Share of Voice Online vs Share of Time

 

 Has the rise of digital technology had an impact on your business, and your life?  Has it given you more time or eaten it away?

For many of us the day is now a 24-hour operation, no longer the 8.30am – 6pm days of old. My Withings watch reliably informs me every morning that I have clocked less and less sleep. My phone beeps and lists for me all the updates and communications activity across multiple channels for numerous brands since my head hit the pillow 6 hours before. And so the day begins.

Marketers are undoubtedly working significantly longer hours as technology advances, perversely. In many businesses marketers are required to be ‘on’ a lot more, with real-time messaging and communications, as the battle for the share of voice online heightens. As technology provides greater flexibility, and in many cases far greater accessibility to brands, and the teams behind the brands, demand on content and time has dramatically risen.

In the ‘good old days’ when annual brand and media plans were crafted, aligned and signed off, everything was rather more scheduled and prescribed.  A TV ad would air on a known day with pre determined frequency and channel list to a well research audience profile. A product line would launch after 18 months of hard toil. A brand team would leave the office each evening knowing that they could switch off, socialise and return the following day to the office with a certain degree of predictability in regards to work tasks.  (Unless Asda has decided today is the day they are going to slash the price of blades in their razor category with a national advertising campaign causing anarchy across the UK retailers, and you are sitting in the Gillette office at the other end of the buyers’ phone.  Eek.  Trust me, it wasn’t a day that was predicted!)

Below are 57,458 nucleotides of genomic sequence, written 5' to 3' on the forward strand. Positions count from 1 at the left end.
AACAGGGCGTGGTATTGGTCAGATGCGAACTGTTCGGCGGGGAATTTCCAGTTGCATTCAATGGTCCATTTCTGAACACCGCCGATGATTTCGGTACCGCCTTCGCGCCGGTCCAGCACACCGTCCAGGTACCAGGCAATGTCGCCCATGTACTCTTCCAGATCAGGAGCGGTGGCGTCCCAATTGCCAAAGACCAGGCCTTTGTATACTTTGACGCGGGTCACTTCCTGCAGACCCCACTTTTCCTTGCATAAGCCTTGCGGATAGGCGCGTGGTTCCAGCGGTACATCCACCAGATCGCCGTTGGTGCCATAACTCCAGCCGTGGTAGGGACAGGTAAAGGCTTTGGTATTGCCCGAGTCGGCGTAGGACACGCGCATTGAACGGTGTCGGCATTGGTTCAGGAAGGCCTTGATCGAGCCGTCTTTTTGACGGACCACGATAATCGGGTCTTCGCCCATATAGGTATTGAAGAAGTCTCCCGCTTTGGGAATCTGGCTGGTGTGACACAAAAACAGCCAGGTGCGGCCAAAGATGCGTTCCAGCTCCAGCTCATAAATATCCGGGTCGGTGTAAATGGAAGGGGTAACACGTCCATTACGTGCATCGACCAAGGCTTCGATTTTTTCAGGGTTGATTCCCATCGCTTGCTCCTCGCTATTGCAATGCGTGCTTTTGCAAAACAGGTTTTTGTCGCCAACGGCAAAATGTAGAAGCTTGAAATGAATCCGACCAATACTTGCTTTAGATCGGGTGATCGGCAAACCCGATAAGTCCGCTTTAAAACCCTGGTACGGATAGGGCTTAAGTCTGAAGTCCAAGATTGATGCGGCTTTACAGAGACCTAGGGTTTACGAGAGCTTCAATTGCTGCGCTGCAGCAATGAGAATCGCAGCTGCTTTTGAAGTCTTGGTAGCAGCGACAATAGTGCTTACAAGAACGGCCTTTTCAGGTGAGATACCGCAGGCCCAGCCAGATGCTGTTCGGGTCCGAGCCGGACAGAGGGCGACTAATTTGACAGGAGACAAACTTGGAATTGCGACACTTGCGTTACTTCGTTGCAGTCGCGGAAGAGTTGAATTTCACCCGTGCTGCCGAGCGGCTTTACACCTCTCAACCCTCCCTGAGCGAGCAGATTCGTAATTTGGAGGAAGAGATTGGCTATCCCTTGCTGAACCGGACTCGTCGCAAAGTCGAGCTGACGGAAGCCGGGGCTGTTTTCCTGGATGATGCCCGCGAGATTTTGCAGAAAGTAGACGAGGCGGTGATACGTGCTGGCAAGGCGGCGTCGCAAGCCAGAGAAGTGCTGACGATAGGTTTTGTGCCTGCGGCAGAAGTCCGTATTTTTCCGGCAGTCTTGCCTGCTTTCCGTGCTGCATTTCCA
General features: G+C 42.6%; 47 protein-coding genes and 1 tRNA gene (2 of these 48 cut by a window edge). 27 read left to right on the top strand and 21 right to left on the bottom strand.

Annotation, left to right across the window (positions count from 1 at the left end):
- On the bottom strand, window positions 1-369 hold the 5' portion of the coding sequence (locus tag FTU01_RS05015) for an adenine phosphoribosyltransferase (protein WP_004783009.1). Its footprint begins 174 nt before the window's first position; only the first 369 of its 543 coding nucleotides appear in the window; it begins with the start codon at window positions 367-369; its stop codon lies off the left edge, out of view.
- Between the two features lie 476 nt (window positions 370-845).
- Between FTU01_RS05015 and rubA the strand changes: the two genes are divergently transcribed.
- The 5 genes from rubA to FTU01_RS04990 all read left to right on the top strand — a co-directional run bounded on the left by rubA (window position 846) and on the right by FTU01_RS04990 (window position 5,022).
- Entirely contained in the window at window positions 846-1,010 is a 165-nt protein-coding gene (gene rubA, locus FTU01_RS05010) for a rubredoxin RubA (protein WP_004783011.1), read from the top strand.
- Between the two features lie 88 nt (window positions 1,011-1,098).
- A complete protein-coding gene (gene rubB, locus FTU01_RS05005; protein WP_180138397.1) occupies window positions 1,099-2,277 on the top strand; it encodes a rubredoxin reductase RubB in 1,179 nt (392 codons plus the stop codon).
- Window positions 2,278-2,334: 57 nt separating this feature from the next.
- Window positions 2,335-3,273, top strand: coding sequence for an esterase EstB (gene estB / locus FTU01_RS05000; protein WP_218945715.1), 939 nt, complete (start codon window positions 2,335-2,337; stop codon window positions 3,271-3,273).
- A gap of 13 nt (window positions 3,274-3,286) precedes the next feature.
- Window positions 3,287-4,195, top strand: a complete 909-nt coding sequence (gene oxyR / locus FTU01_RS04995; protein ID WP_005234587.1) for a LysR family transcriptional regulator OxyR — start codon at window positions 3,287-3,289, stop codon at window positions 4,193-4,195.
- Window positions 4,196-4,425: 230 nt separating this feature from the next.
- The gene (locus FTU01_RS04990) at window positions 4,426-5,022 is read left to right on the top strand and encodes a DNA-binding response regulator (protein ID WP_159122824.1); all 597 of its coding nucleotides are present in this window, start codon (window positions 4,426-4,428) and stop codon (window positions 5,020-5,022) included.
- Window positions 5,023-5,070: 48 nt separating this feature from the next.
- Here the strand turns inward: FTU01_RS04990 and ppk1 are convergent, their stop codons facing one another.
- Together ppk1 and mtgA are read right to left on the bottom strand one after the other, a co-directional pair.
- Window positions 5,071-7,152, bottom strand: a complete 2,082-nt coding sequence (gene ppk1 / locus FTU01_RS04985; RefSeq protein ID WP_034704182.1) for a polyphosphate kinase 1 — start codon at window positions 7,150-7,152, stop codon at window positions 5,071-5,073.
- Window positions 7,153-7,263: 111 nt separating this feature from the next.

Today social media influencers are becoming a go-to option for generating consumer trust and credibility.  Move over Superbowl advertisers, peer to peer brand ambassadors such as Zoella are storming ahead.  In the beauty markets content creators have been widely employed for a number of years, ahead of most other industries.  Indeed over the coming years I predict that brands will start moving significant spend to social media influencers. Unlike offices, social media does not close. It never sleeps.

As I watch influencers’ profiles shift on a daily basis to ever increasing followers, and new posts and opinions updating every second, it is a beast that needs careful control.

For the newbies the race for the largest number of followers is well and truly on. Like all channels though I question whether reach via quantity of followers (most especially referring to empty paid for followers) should ever be overlooked for quality and credibility of influencer.  For the brands I associate, I most definitely choose depth of relevance and experience ahead of popularity to ensure a long-term audience growth.

So back to that old subject of work-life balance, even writing it seems so old now.  Work becomes your life. For many of the marketers I know, their lives have never been more fulfilled, especially the most entrepreneurial marketers. Social media content creators open up unlimited possibilities, provoke debate, inspire people to dream more, learn more, make change happen, create movement, entice action and shape minds.

I actually don’t mind losing a little sleep for that.

Stop the Trolley!

Recognising that modern women are savvy and seriously short on time, the nation’s supermarkets have been busy compiling chic capsule beauty collections for some time.